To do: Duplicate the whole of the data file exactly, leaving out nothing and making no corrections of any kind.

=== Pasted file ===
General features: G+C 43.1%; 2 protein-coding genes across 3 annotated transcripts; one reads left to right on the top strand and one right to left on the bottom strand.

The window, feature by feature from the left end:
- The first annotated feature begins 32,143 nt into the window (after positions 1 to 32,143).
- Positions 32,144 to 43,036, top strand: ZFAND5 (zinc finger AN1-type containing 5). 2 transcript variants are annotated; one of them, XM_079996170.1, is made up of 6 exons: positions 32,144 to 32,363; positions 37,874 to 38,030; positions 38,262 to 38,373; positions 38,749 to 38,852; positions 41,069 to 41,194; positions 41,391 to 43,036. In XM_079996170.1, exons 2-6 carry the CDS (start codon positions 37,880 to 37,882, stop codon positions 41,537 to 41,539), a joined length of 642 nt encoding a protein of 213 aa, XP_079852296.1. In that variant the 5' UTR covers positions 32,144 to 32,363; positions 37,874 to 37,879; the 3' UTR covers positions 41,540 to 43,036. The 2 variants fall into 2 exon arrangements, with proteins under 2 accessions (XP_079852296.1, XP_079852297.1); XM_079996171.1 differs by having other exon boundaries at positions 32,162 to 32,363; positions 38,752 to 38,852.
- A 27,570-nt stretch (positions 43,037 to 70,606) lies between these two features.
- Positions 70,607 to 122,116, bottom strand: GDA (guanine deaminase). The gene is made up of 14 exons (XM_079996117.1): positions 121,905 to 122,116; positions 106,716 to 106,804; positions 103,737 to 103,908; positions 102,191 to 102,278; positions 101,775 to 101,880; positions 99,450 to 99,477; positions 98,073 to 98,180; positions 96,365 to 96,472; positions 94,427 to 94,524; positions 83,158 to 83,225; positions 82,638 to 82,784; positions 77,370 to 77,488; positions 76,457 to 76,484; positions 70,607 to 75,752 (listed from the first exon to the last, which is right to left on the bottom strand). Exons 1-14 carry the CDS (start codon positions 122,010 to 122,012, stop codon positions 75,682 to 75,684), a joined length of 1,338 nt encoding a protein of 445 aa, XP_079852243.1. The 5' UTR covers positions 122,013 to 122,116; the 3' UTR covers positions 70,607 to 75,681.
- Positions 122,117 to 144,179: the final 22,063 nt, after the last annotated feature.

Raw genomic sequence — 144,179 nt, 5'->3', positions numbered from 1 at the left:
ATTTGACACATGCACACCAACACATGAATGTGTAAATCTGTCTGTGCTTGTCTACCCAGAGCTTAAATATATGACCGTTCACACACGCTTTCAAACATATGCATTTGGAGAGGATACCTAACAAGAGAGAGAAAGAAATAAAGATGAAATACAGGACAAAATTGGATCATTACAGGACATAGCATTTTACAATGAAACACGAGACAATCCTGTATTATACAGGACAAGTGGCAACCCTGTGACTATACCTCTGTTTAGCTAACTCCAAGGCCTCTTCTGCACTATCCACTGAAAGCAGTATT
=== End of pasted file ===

General features: G+C 43.1%; 2 protein-coding genes across 3 annotated transcripts; one reads left to right on the top strand and one right to left on the bottom strand.

The window, feature by feature from the left end:
- The first annotated feature begins 32,143 nt into the window (after positions 1 to 32,143).
- Positions 32,144 to 43,036, top strand: ZFAND5 (zinc finger AN1-type containing 5). 2 transcript variants are annotated; one of them, XM_079996170.1, is made up of 6 exons: positions 32,144 to 32,363; positions 37,874 to 38,030; positions 38,262 to 38,373; positions 38,749 to 38,852; positions 41,069 to 41,194; positions 41,391 to 43,036. In XM_079996170.1, exons 2-6 carry the CDS (start codon positions 37,880 to 37,882, stop codon positions 41,537 to 41,539), a joined length of 642 nt encoding a protein of 213 aa, XP_079852296.1. In that variant the 5' UTR covers positions 32,144 to 32,363; positions 37,874 to 37,879; the 3' UTR covers positions 41,540 to 43,036. The 2 variants fall into 2 exon arrangements, with proteins under 2 accessions (XP_079852296.1, XP_079852297.1); XM_079996171.1 differs by having other exon boundaries at positions 32,162 to 32,363; positions 38,752 to 38,852.
- A 27,570-nt stretch (positions 43,037 to 70,606) lies between these two features.
- Positions 70,607 to 122,116, bottom strand: GDA (guanine deaminase). The gene is made up of 14 exons (XM_079996117.1): positions 121,905 to 122,116; positions 106,716 to 106,804; positions 103,737 to 103,908; positions 102,191 to 102,278; positions 101,775 to 101,880; positions 99,450 to 99,477; positions 98,073 to 98,180; positions 96,365 to 96,472; positions 94,427 to 94,524; positions 83,158 to 83,225; positions 82,638 to 82,784; positions 77,370 to 77,488; positions 76,457 to 76,484; positions 70,607 to 75,752 (listed from the first exon to the last, which is right to left on the bottom strand). Exons 1-14 carry the CDS (start codon positions 122,010 to 122,012, stop codon positions 75,682 to 75,684), a joined length of 1,338 nt encoding a protein of 445 aa, XP_079852243.1. The 5' UTR covers positions 122,013 to 122,116; the 3' UTR covers positions 70,607 to 75,681.
- Positions 122,117 to 144,179: the final 22,063 nt, after the last annotated feature.

Raw genomic sequence — 144,179 nt, 5'->3', positions numbered from 1 at the left:
ATTTGACACATGCACACCAACACATGAATGTGTAAATCTGTCTGTGCTTGTCTACCCAGAGCTTAAATATATGACCGTTCACACACGCTTTCAAACATATGCATTTGGAGAGGATACCTAACAAGAGAGAGAAAGAAATAAAGATGAAATACAGGACAAAATTGGATCATTACAGGACATAGCATTTTACAATGAAACACGAGACAATCCTGTATTATACAGGACAAGTGGCAACCCTGTGACTATACCTCTGTTTAGCTAACTCCAAGGCCTCTTCTGCACTATCCACTGAAAGCAGTATT